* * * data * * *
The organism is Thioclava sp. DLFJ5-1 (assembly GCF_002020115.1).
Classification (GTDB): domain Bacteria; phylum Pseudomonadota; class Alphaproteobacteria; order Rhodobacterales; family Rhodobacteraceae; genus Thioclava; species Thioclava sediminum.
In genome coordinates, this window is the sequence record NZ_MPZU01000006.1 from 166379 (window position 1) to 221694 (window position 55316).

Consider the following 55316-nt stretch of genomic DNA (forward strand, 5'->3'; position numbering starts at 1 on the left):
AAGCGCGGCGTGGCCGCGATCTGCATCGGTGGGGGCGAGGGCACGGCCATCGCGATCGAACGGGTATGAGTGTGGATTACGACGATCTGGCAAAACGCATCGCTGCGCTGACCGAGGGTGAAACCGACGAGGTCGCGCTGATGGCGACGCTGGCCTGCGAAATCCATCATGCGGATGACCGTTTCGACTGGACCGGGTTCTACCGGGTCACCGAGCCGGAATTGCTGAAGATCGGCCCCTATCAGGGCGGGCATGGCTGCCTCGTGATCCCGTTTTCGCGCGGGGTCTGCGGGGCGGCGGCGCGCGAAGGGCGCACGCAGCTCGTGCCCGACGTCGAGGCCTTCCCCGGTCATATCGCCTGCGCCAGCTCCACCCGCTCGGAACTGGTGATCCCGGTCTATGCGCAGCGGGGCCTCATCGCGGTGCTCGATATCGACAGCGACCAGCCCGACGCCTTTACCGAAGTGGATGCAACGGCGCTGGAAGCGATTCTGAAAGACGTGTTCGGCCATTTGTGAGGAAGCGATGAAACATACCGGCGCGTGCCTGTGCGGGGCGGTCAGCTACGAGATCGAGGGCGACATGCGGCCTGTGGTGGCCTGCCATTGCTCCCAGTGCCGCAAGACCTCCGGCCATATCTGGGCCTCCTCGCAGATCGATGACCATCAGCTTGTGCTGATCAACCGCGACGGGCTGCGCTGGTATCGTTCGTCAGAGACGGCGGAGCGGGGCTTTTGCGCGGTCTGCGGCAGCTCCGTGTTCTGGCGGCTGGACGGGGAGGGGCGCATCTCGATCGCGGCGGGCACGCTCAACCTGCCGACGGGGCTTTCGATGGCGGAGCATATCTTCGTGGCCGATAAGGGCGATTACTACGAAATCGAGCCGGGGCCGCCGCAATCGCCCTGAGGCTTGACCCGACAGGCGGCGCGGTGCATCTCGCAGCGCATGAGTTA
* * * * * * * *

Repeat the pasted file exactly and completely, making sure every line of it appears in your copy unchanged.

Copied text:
The organism is Thioclava sp. DLFJ5-1 (assembly GCF_002020115.1).
Classification (GTDB): domain Bacteria; phylum Pseudomonadota; class Alphaproteobacteria; order Rhodobacterales; family Rhodobacteraceae; genus Thioclava; species Thioclava sediminum.
In genome coordinates, this window is the sequence record NZ_MPZU01000006.1 from 166379 (window position 1) to 221694 (window position 55316).

Consider the following 55316-nt stretch of genomic DNA (forward strand, 5'->3'; position numbering starts at 1 on the left):
AAGCGCGGCGTGGCCGCGATCTGCATCGGTGGGGGCGAGGGCACGGCCATCGCGATCGAACGGGTATGAGTGTGGATTACGACGATCTGGCAAAACGCATCGCTGCGCTGACCGAGGGTGAAACCGACGAGGTCGCGCTGATGGCGACGCTGGCCTGCGAAATCCATCATGCGGATGACCGTTTCGACTGGACCGGGTTCTACCGGGTCACCGAGCCGGAATTGCTGAAGATCGGCCCCTATCAGGGCGGGCATGGCTGCCTCGTGATCCCGTTTTCGCGCGGGGTCTGCGGGGCGGCGGCGCGCGAAGGGCGCACGCAGCTCGTGCCCGACGTCGAGGCCTTCCCCGGTCATATCGCCTGCGCCAGCTCCACCCGCTCGGAACTGGTGATCCCGGTCTATGCGCAGCGGGGCCTCATCGCGGTGCTCGATATCGACAGCGACCAGCCCGACGCCTTTACCGAAGTGGATGCAACGGCGCTGGAAGCGATTCTGAAAGACGTGTTCGGCCATTTGTGAGGAAGCGATGAAACATACCGGCGCGTGCCTGTGCGGGGCGGTCAGCTACGAGATCGAGGGCGACATGCGGCCTGTGGTGGCCTGCCATTGCTCCCAGTGCCGCAAGACCTCCGGCCATATCTGGGCCTCCTCGCAGATCGATGACCATCAGCTTGTGCTGATCAACCGCGACGGGCTGCGCTGGTATCGTTCGTCAGAGACGGCGGAGCGGGGCTTTTGCGCGGTCTGCGGCAGCTCCGTGTTCTGGCGGCTGGACGGGGAGGGGCGCATCTCGATCGCGGCGGGCACGCTCAACCTGCCGACGGGGCTTTCGATGGCGGAGCATATCTTCGTGGCCGATAAGGGCGATTACTACGAAATCGAGCCGGGGCCGCCGCAATCGCCCTGAGGCTTGACCCGACAGGCGGCGCGGTGCATCTCGCAGCGCATGAGTTA